“We feel pretty comfortable that we are able to get in and out of the areas that we need to in case of emergency,” Cal Fire Capt. Mark Edria told KSBW.
Cal Fire is reporting that the fire is currently 60 percent contained. You can find updates on the firefighting efforts here.
The wildfire is thought to have originated from an illegal campfire in Garrapata State Park.
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What is it about those special cars; the ones that can connect with you on a deep, personal level? Is it the look; the way the lines catch the sun in just the right way? Is it the smell; that heady mix that can instantly teleport you back to a certain time and place? Is it the sound; the rumble and purr that evoke an instinctual reaction, resonating straight to the gut? In truth, it’s all these things. It’s the kind of stuff that drives the passion, pushing someone to retrace a historic race through the forest or fork out a bit (or a lot) too much money to have that one sweet ride sitting in his garage.
These are just some of the things that make Monterey Car Week so powerful. And while the annual celebration offers plenty of highly exclusive events, there are a few open to anyone and everyone with a passion for four wheels and an engine. Friday saw me cover two of them, including a gaggle of historic Ferraris on the old road course in Pebble Beach, and the Russo and Steele Auction in Monterey.
Continue reading to learn what happened on Day 3.
Only a handful of miles separate downtown Monterey and Laguna Seca, permanently tying the small California city to the world of automotive performance. But the home of the Corkscrew isn’t the only reason the Central Coast is considered one of America’s most prominent motoring meccas. Before the famous racetrack was built in 1957, the SCCA hosted a road race in the neighboring community of Pebble Beach, offering a narrow, multi-surface track for lithe roadsters to slide among the cypress trees and hay bales. Just south is Big Sur, a cliff-lined twist that provides one of the most dramatic driving roads in the world. All told, there are plenty of reasons Monterey is considered a haven for car lovers, and every August, the gearheads come out to play in a jubilation of four-wheeled glory called Car Week.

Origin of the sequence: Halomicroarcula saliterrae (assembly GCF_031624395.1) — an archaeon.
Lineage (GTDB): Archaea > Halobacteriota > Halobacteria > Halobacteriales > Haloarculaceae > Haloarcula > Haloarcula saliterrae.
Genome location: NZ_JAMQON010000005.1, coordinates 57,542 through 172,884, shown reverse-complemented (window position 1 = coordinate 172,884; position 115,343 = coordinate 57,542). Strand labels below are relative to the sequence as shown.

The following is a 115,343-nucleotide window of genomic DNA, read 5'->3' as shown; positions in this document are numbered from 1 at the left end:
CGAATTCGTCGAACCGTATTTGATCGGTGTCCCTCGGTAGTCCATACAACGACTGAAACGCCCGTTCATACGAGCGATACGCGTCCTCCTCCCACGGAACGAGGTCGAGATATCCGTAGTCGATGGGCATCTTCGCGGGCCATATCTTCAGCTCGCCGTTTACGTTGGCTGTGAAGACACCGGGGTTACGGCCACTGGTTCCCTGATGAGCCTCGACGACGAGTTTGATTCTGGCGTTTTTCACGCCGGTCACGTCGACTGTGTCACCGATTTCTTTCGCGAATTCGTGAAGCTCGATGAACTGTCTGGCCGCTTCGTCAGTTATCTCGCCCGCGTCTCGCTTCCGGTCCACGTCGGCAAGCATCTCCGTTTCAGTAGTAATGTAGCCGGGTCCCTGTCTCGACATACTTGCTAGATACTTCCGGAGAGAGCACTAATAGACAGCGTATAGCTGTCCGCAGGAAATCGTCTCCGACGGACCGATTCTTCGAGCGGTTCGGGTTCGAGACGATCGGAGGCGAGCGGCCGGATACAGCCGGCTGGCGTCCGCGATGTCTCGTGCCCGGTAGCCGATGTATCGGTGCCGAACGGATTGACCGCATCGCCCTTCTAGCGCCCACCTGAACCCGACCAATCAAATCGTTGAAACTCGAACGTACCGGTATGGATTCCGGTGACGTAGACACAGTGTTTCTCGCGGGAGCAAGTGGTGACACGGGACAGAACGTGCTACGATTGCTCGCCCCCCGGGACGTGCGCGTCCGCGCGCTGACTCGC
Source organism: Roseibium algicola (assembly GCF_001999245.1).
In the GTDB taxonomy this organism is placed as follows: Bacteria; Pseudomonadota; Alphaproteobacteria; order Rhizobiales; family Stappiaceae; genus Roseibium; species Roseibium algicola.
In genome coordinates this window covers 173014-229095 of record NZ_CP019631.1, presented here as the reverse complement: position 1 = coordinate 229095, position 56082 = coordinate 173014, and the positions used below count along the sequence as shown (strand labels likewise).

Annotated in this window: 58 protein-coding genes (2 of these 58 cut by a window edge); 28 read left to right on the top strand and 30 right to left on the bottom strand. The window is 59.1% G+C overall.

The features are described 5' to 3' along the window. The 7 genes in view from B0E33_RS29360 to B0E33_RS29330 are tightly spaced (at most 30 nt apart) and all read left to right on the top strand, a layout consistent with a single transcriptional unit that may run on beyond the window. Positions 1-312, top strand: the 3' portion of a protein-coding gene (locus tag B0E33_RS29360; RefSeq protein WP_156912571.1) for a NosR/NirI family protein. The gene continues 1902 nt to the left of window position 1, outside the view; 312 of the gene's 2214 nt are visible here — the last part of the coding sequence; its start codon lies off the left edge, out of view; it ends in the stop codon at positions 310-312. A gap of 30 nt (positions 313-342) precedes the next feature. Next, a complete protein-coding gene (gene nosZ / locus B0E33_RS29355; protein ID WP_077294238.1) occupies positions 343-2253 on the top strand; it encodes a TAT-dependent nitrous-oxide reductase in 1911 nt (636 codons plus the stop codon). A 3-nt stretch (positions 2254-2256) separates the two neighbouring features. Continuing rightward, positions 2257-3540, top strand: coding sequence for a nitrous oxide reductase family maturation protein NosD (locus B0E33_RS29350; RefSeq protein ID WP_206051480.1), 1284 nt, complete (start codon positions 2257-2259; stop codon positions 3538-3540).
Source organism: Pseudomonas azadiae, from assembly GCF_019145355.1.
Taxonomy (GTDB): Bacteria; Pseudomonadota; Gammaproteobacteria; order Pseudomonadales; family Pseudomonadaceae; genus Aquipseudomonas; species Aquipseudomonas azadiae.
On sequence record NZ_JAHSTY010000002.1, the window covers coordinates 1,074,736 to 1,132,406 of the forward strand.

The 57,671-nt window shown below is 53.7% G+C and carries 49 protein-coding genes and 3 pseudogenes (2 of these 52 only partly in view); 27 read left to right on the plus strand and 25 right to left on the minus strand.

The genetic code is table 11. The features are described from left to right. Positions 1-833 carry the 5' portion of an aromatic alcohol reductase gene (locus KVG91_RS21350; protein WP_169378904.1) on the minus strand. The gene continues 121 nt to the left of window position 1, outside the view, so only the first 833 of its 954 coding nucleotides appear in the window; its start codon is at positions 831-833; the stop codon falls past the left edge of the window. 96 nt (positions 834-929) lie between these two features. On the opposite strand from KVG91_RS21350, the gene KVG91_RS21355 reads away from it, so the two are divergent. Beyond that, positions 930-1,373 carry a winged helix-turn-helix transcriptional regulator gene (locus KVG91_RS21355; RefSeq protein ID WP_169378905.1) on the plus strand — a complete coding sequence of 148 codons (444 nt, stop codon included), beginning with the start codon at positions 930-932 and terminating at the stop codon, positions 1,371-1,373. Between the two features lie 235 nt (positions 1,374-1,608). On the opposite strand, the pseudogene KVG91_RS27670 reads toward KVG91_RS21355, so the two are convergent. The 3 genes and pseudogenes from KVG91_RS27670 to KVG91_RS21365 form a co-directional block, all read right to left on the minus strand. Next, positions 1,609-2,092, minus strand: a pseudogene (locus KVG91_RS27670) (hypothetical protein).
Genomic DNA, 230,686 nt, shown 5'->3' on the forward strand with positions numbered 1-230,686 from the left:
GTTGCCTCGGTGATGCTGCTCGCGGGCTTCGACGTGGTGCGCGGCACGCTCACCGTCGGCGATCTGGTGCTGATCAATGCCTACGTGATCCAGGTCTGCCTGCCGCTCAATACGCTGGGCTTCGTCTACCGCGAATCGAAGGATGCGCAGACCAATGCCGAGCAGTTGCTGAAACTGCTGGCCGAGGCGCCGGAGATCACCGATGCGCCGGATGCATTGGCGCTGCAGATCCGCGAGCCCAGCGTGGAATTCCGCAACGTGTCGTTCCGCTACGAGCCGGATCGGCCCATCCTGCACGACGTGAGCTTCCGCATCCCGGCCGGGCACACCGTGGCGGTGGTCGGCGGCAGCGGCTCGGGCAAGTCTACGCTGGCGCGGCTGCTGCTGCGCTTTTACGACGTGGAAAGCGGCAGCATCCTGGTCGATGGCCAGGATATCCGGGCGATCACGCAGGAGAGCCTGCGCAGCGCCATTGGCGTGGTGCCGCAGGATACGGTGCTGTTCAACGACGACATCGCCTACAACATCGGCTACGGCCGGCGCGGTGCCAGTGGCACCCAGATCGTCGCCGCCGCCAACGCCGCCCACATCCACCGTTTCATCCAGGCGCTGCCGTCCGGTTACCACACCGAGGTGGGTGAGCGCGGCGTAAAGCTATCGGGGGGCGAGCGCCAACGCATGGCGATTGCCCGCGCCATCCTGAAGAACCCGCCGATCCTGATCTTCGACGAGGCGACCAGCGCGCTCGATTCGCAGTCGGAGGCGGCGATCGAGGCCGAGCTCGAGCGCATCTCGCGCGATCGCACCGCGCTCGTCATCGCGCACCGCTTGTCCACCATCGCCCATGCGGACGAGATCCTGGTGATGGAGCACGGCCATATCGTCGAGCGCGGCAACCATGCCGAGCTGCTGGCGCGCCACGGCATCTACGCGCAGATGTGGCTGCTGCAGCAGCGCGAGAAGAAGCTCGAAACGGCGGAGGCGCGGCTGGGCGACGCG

The number of events in this particular slice of space-time borders on the excessive. The vast majority caters to the top-shelf of the car world, where absurd speed, jaw-dropping beauty, unicorn-like rarity, and head-spinning price are the norm. However, Monterey Car Week isn’t just for the multi-millionaires of the world. It’s an event in which car lovers of every stripe can participate. It’s a time to bask in the iridescent glow of the gas-fueled lifestyle. Sure, there were plenty of show-offs in six-figure playthings – that much is undeniable. But for every snob, there are several true-blue car lovers on hand.
It doesn’t matter how big your bank account is – every gearhead can appreciate the sound of a 1953 Ferrari 340 MM race car rounding a corner on 17 Mile Drive. It doesn’t matter if you own several mansions or pay rent – it’s hard to forget the sight of an original 1957-1962 Mercedes 300 SL crossing Bixby Bridge. It doesn’t matter what you drive – getting stuck in a line of McLarens parading around town is always memorable.
Yes, Monterey Car Week has plenty of exclusive activities for the well-heeled elite, but there’s also a lot to do on the cheap. Lucky for me, I got to experience both.
Continue reading to learn what happened on Day 1.
You probably know by now that while auctions are a great place to find – and buy – some pretty rare and priceless items, some of the products that invariably go up for bids are not all they claim to be. Thankfully, one bidder who probably wouldn’t know any better would be spared from getting swindled by a fraudulent item after the Tucker Automobile Club of America, Inc. clarified that a certain Tucker Torpedo Convertible, which will be up for auction at a Scottsdale even in the near future, just may be one of those items that are far less authentic than originally thought.
The Torpedo is being offered by renowned classic car company Russo and Steele but according to the TACA, no such car was ever made by the Tucker Corporation. The club even went to great lengths to issue a press release, saying that “The Tucker Automobile Club of America, Inc. (TACA) has never been presented with-nor have been able to find-any credible evidence to prove the authenticity of this or any other vehicle as being a Tucker Corporation intended convertible and therefore we cannot certify it as such."
Continued after the jump.
How often do you come across a car that is already considered a must-have classic without even being more than ten years old?
Well, when you chance upon this 2002 Porsche 993 GT3 Supercup Race Car, be advised that you’re looking at one.
Despite being similar to thousands of other 996 models, this particular GT3 race car holds a special place in the hearts of collectors for its stirring performance during the 2002 Porshce Supercup series. Driven by no less than Stephane Ortelli, one of the three drivers of the victorious Porsche GT1 that raced during the 1998 24 hours Le Mans, this particular Porsche was able to accomplish what no other Porsche has ever done, winning its series in its very first year with Ortelli, one of the best drivers of that period, sitting behind the wheel.